An arm of the Defense Innovation Unit wants to streamline how it finds hidden problems buried in emerging crises, and is looking for a consortium management firm to administer the new effort.
DIU’s National Security Innovation Network, focused on the human capital that turns new ideas into reality, is preparing to launch a new consortium: the Institute for Nascent Innovation, or I4NI.
The new outfit will aim to bring “together diverse communities of universities, small businesses, entrepreneurs and inventors that can collaborate on prototyping projects, functioning as a strategic responsive cell,” according to a request for consortium prototype proposals released Friday.
“NSIN works with a broad array of universities and non-traditionals and is looking to streamline our acquisition processes to better enable execution under a single, contractual umbrella,” NSIN Managing Director Morgan Plummer told Nextgov.
The consortium will attempt to stay on the cutting edge by focusing on emerging issues, then going further to try to anticipate the next set of problems.
“For example, the COVID-19 pandemic has shown us the challenges our nation faces in several novel technology spaces, including material sciences, deep learning, cyber security, high performance computing, etc., the technologies that are required to build those materials and the technologies and tools to secure the supply chain in the current operating environment,” the solicitation reads. “Moreover, even these are just the challenges we recognize today, there are new problems and challenges we are discovering in real-time but lack the industry configuration to solve these problems as the challenges arise.”
As with other parts of DIU, NSIN operates using other transaction authorities—a contracting method outside of the Federal Acquisition Regulation used for fast, iterative funding for research and development, with an added focus on attracting nontraditional vendors and experts. Due to the complex nature of OTA contracting, many government agencies opt to run their programs through consortium management firms, and NSIN is taking a similar route.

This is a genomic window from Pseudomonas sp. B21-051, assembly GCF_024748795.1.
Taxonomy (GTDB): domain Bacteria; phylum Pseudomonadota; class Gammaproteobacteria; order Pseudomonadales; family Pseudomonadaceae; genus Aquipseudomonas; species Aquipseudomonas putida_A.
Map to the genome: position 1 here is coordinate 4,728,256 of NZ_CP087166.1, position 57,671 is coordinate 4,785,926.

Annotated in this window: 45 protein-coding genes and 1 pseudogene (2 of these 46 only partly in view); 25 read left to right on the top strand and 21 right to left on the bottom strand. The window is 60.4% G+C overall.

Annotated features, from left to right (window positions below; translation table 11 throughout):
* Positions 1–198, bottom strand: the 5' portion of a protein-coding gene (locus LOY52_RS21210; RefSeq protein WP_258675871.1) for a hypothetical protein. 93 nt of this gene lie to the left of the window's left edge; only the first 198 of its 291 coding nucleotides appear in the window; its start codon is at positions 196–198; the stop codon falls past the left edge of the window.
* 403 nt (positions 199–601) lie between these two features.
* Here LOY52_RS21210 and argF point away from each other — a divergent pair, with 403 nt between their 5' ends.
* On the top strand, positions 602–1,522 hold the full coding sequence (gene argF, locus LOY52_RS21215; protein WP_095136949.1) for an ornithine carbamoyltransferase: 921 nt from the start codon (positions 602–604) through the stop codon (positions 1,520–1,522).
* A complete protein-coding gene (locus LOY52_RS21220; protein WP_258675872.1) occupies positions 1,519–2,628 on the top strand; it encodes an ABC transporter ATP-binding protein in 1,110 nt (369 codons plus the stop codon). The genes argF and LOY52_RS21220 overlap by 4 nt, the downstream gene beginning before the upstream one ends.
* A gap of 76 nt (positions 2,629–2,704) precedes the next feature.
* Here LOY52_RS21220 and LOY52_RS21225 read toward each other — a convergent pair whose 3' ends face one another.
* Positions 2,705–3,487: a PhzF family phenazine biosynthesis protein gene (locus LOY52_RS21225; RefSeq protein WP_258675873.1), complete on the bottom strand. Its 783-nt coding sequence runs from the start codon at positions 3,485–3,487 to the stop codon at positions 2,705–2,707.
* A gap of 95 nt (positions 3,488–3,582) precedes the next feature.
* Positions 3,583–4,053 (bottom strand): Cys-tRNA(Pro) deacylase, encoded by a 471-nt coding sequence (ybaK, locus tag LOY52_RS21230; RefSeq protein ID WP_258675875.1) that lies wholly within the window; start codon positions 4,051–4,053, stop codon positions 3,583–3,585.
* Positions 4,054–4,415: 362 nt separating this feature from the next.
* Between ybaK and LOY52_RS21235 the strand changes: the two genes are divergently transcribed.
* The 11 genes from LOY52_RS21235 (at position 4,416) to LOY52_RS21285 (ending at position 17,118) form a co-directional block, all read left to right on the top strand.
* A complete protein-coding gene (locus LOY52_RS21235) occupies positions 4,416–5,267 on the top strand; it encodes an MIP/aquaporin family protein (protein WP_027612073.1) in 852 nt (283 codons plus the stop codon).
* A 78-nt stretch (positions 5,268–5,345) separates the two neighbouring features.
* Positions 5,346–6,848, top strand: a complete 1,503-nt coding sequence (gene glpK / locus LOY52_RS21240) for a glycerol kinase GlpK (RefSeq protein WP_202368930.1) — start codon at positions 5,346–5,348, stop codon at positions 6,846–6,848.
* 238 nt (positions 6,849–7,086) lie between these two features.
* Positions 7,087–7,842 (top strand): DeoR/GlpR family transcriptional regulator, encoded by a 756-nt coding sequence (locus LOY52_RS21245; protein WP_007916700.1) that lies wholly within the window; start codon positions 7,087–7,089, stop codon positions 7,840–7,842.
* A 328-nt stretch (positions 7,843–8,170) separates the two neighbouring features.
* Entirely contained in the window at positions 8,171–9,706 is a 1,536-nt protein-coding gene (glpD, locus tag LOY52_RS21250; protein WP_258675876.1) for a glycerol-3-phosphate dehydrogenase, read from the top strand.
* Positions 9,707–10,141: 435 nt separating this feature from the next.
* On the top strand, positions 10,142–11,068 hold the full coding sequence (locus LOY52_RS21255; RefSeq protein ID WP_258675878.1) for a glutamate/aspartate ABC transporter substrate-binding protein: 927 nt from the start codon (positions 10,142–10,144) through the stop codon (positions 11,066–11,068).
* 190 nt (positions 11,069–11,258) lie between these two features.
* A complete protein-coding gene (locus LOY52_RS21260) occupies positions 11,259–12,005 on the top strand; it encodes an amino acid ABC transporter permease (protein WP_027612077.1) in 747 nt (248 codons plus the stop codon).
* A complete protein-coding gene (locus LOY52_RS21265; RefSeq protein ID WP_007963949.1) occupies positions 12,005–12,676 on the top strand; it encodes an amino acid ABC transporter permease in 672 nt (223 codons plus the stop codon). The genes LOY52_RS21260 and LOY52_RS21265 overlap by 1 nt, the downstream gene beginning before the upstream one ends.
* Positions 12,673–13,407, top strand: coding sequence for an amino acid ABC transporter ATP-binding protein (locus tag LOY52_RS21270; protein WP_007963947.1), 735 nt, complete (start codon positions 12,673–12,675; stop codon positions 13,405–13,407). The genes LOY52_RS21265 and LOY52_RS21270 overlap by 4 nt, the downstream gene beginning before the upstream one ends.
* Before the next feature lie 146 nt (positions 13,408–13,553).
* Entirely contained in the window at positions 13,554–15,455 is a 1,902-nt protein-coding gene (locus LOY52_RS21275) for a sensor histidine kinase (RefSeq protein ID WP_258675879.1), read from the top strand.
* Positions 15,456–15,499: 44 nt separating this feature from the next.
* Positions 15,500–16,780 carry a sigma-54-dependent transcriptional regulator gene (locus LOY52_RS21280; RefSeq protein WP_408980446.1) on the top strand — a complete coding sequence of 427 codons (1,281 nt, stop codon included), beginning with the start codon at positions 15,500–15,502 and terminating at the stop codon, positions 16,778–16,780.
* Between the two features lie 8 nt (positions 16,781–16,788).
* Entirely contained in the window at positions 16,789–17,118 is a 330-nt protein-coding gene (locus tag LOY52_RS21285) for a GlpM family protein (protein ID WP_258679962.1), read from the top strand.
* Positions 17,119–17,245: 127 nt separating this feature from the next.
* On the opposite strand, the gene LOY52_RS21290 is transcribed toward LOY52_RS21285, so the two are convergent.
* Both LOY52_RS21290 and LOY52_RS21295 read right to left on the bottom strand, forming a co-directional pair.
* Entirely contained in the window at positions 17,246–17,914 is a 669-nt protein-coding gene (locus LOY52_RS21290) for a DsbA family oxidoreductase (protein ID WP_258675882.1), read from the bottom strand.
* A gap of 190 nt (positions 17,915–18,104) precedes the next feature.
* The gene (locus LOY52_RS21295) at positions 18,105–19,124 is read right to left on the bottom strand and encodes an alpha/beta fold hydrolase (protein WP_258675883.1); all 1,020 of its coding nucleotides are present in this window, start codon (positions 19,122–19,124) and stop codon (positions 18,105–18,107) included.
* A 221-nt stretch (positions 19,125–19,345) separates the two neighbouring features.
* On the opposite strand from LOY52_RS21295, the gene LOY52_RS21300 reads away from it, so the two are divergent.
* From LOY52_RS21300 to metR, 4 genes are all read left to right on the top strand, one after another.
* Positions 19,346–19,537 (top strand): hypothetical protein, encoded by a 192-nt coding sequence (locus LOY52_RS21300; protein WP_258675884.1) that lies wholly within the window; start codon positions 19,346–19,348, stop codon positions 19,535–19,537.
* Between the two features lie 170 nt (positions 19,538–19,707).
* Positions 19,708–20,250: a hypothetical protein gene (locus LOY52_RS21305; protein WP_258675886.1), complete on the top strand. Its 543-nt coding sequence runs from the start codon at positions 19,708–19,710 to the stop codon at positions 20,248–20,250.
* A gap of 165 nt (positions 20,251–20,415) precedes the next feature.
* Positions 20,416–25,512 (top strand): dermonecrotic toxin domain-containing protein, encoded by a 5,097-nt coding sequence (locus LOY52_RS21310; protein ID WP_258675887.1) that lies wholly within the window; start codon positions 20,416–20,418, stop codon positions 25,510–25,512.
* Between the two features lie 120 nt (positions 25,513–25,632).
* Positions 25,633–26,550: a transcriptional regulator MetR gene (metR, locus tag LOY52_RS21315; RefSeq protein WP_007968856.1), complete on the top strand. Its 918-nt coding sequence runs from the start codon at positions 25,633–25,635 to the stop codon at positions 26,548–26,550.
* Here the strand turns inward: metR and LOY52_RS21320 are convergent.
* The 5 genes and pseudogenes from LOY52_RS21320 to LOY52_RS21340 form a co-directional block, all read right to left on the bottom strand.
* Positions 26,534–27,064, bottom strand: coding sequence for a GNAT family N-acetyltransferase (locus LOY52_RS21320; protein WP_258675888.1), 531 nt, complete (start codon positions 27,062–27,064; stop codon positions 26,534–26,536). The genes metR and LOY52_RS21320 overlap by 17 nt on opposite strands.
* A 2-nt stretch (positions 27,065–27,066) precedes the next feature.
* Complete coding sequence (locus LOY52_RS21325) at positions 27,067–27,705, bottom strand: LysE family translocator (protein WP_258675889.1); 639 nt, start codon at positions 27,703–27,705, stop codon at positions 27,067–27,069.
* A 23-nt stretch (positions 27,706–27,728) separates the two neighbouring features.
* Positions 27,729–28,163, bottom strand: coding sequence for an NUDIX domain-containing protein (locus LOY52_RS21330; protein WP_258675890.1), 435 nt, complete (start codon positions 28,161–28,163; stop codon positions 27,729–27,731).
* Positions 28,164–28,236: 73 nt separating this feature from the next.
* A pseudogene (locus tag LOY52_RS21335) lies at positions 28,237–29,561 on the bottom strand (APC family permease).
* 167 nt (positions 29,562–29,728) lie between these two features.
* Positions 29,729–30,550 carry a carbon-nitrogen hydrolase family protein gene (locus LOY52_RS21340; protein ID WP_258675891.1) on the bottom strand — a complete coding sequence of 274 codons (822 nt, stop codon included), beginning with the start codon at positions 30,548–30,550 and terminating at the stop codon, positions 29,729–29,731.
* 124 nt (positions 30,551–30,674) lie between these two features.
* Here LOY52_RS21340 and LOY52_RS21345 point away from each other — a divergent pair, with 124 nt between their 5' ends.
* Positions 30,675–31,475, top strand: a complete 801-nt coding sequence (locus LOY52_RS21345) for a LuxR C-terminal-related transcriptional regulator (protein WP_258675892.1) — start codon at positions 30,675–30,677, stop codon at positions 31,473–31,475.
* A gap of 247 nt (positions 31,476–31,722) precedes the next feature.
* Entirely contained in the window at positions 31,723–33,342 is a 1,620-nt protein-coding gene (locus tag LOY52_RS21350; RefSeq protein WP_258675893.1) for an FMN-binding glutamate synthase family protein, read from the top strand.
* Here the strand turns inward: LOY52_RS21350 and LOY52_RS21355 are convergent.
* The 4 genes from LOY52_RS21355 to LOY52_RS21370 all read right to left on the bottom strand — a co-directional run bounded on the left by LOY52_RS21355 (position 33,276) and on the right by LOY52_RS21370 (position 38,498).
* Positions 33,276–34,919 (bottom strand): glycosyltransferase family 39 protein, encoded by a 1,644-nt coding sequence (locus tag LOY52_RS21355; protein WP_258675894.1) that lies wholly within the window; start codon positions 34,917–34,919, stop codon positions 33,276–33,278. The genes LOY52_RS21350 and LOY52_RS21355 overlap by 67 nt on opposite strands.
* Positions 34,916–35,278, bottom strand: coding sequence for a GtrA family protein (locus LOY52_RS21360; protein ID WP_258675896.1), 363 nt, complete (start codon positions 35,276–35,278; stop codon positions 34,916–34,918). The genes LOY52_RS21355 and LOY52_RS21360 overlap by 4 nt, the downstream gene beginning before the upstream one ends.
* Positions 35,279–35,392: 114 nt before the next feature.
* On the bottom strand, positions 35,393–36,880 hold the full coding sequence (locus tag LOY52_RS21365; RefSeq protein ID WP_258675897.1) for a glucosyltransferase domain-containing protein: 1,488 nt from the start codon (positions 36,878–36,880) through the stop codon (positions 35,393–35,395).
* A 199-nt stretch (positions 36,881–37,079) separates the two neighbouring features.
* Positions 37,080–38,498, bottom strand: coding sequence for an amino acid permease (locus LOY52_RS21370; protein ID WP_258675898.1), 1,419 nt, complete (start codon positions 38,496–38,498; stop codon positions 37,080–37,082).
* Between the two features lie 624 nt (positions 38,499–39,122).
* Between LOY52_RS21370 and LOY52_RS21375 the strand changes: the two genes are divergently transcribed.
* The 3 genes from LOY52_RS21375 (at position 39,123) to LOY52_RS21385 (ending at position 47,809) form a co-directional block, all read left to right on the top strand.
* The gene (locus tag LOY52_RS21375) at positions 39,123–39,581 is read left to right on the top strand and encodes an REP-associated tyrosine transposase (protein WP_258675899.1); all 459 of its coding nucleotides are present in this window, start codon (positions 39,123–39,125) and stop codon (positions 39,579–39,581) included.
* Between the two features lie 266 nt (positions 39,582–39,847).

Friday’s solicitation outlines some of the goals for I4NI and seeks a consortium manager “that configures this network, establishes regional clusters, and connects STEM oriented innovators and new players across communities—e.g. academia, industry, laboratories, entrepreneurs—inventors that might not traditionally cross paths or be part of the defense supply chain.”
As the I4NI strategy comes together, the consortium manager will have the following set of tasks:
- Identify entities to be included in the problem-solving network and bring these key entities on board.
- Develop and create the industry configuration of the problem-solving network.
- Create a process to bring key entities onboard both initially and during the life of the consortium other transaction agreement.
- Act as an integrator and program manager to support the government and consortium members in solving DOD’s emergent threats problem sets.
- Maintain and manage a robust membership able to meet emergent threats.
- Create an environment in which the network will operate.
- Develop a multiyear operating process for the network to create tools, techniques and methodologies for solving complex DOD sponsored problem sets.
Once the I4NI consortium is established, the chosen manager will also be charged with acting as the conduit between the government and the members—including accepting requirements for prototype projects, disseminating that information among members and helping nontraditional partners through the complications of working with the DOD.
The initial management contract is expected to go for five years, with one additional five-year add-on option.
Proposals must include information on expected costs to run the consortium and proposed membership fees for participants. The solicitation notes NSIN officials are particularly interested in hearing about “any unique pricing arrangements.”
Bids are due by 5 p.m. October 9.